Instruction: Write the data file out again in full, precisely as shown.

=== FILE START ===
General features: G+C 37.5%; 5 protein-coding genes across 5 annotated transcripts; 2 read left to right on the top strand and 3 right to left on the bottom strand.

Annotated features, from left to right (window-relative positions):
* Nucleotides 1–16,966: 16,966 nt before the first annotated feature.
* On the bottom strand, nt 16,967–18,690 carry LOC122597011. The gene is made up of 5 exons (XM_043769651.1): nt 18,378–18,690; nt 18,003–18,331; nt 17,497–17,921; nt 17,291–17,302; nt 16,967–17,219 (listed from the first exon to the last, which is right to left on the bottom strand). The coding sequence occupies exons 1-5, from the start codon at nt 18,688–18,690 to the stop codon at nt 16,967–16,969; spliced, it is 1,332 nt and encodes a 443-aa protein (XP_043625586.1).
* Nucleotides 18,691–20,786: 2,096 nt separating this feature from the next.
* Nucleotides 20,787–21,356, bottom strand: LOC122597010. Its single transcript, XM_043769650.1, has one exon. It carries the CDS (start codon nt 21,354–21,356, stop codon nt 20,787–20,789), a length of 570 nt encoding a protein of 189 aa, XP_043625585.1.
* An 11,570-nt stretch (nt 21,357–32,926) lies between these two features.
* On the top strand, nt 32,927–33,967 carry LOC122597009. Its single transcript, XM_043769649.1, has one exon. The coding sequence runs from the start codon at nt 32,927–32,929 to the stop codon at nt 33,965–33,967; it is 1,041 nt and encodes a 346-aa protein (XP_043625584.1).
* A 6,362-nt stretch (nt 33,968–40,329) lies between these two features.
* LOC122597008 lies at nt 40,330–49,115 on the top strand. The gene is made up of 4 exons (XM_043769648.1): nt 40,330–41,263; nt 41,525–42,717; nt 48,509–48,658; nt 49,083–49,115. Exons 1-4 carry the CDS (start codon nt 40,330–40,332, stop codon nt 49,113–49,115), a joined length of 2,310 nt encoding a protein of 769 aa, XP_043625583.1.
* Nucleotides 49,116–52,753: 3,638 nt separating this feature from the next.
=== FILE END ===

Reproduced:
General features: G+C 37.5%; 5 protein-coding genes across 5 annotated transcripts; 2 read left to right on the top strand and 3 right to left on the bottom strand.

Annotated features, from left to right (window-relative positions):
* Nucleotides 1–16,966: 16,966 nt before the first annotated feature.
* On the bottom strand, nt 16,967–18,690 carry LOC122597011. The gene is made up of 5 exons (XM_043769651.1): nt 18,378–18,690; nt 18,003–18,331; nt 17,497–17,921; nt 17,291–17,302; nt 16,967–17,219 (listed from the first exon to the last, which is right to left on the bottom strand). The coding sequence occupies exons 1-5, from the start codon at nt 18,688–18,690 to the stop codon at nt 16,967–16,969; spliced, it is 1,332 nt and encodes a 443-aa protein (XP_043625586.1).
* Nucleotides 18,691–20,786: 2,096 nt separating this feature from the next.
* Nucleotides 20,787–21,356, bottom strand: LOC122597010. Its single transcript, XM_043769650.1, has one exon. It carries the CDS (start codon nt 21,354–21,356, stop codon nt 20,787–20,789), a length of 570 nt encoding a protein of 189 aa, XP_043625585.1.
* An 11,570-nt stretch (nt 21,357–32,926) lies between these two features.
* On the top strand, nt 32,927–33,967 carry LOC122597009. Its single transcript, XM_043769649.1, has one exon. The coding sequence runs from the start codon at nt 32,927–32,929 to the stop codon at nt 33,965–33,967; it is 1,041 nt and encodes a 346-aa protein (XP_043625584.1).
* A 6,362-nt stretch (nt 33,968–40,329) lies between these two features.
* LOC122597008 lies at nt 40,330–49,115 on the top strand. The gene is made up of 4 exons (XM_043769648.1): nt 40,330–41,263; nt 41,525–42,717; nt 48,509–48,658; nt 49,083–49,115. Exons 1-4 carry the CDS (start codon nt 40,330–40,332, stop codon nt 49,113–49,115), a joined length of 2,310 nt encoding a protein of 769 aa, XP_043625583.1.
* Nucleotides 49,116–52,753: 3,638 nt separating this feature from the next.